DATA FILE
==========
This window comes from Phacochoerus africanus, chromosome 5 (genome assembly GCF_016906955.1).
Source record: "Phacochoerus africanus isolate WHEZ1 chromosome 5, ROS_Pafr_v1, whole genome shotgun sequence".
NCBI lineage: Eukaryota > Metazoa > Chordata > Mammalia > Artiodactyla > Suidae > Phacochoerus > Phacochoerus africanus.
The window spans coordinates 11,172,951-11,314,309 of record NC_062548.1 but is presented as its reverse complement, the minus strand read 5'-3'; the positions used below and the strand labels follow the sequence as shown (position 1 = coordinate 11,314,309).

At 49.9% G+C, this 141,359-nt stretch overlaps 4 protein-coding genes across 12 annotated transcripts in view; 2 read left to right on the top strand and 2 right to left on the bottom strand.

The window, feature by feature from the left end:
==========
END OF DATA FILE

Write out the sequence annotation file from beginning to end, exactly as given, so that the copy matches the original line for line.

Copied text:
This window comes from Phacochoerus africanus, chromosome 5 (genome assembly GCF_016906955.1).
Source record: "Phacochoerus africanus isolate WHEZ1 chromosome 5, ROS_Pafr_v1, whole genome shotgun sequence".
NCBI lineage: Eukaryota > Metazoa > Chordata > Mammalia > Artiodactyla > Suidae > Phacochoerus > Phacochoerus africanus.
The window spans coordinates 11,172,951-11,314,309 of record NC_062548.1 but is presented as its reverse complement, the minus strand read 5'-3'; the positions used below and the strand labels follow the sequence as shown (position 1 = coordinate 11,314,309).

At 49.9% G+C, this 141,359-nt stretch overlaps 4 protein-coding genes across 12 annotated transcripts in view; 2 read left to right on the top strand and 2 right to left on the bottom strand.

The window, feature by feature from the left end: